By Eric Johnston, staff writer
OSAKA – ‘Track II diplomacy” is the official neutral-sounding phrase used to refer to diplomatic efforts by “nonstate” actors. In thriller films and books, it’s usually portrayed as a game of shadows between powerful but mysterious groups and individuals who may, or may not, be working to save the world.
Hollywood-style drama aside, Track II diplomacy, at its most transparent, plays a vital role in a country’s international relations, and involves businesses, NGOs, academic experts, and others. Certainly corporations in Japan are not shy about Track II diplomacy and The Kansai Association of Corporate Executives is particularly vocal, sending missions abroad to discuss Japan’s diplomacy and security.
In a report released last month, the association showed it was capable of outside-the-box thinking. The Kansai region has long had stronger trade relations with East and Southeast Asia than the Tokyo region. Kansai’s political and economic leaders have never made their “Asia First” worldview a secret.
Such views are reflected in the report when they worry Japanese diplomacy may be too America-centric. A potentially dangerous policy, given uncertainties about the mercurial U.S. President Donald Trump and what Kansai (and much of Japan) sees as a more isolationist U.S. Time to put more emphasis on Asia, is the advice.
If the report had stopped there, it would have been dismissed, rightly, as the usual thinking from Kansai. This time, however, the corporate executives offered specific suggestions for more fundamental improvements of the nation’s diplomatic structure as it faces the reality of a rapidly aging society, declining birthrate and the prospect of a shrinking traditional diplomatic corps.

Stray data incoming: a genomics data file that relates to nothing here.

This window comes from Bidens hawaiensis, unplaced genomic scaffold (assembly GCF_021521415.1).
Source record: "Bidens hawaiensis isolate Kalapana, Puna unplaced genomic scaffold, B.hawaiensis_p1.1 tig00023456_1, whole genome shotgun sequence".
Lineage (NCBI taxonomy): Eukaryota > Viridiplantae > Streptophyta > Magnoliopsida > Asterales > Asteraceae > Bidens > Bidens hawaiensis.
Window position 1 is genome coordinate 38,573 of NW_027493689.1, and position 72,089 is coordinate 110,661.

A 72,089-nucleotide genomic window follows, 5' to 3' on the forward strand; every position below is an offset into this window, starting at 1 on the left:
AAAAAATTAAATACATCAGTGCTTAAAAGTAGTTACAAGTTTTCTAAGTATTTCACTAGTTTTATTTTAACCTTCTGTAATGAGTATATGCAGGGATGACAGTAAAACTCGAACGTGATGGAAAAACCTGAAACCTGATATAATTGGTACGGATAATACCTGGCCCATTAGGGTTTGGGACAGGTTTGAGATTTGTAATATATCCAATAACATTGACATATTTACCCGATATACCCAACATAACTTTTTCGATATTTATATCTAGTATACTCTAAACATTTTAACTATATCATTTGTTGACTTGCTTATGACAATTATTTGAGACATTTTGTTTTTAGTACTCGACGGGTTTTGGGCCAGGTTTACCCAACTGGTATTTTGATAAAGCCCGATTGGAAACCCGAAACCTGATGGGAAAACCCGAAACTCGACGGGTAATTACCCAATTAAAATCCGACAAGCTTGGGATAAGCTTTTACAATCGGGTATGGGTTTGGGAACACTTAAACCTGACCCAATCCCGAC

The first proposal is to revamp the current national examination system in order to allow more people in the private sector with overseas knowledge and language skills to become involved with formal diplomacy. Their second proposal is to establish a national graduate school that specializes in training students to think more effectively about diplomatic and security issues, with the hope that graduates go on to a career as diplomatic specialists.
The Kansai business leaders envision classes attended by Japanese with backgrounds in politics and international relations and being tutored by Japanese and international diplomatic and security experts while networking with foreign scholars from international universities and think tanks. The new graduate school would also offer high-level foreign language training, with an emphasis on the kinds of language and communication skills needed in modern diplomatic negotiations.
The proposal is to be welcomed for offering sincere answers to very difficult questions about what, exactly, the structure of diplomacy in 21st century should be, and not only in Japan. Nobody would disagree that diplomats everywhere need all the help they can get. Or that Japanese diplomats, notoriously reticent at international conferences and often quite poor at dealing with the international media, would benefit from increased language and communication training.
But the private sector is ultimately responsible only to the needs of a narrow group of shareholders, not the country. Business is about making a profit this quarter. Diplomacy is, ultimately, about the art of preventing war. A corps of professional diplomats who don’t also have complex financial ties and personal loyalties to private firms is a good thing, not a bad thing.
In an age where corporations exercise more influence over our lives than ever, it’s easy to assume business types playing a bigger role in official diplomacy is desirable, natural and inevitable. The proposals of the Kansai executives will sound good to many. But attempts by those heretofore involved in Track II diplomacy to jump onto Track I diplomacy without first establishing clear lines of responsibility, high standards of transparency, and strict legal accountability risks running Japan’s diplomatic efforts off the rails.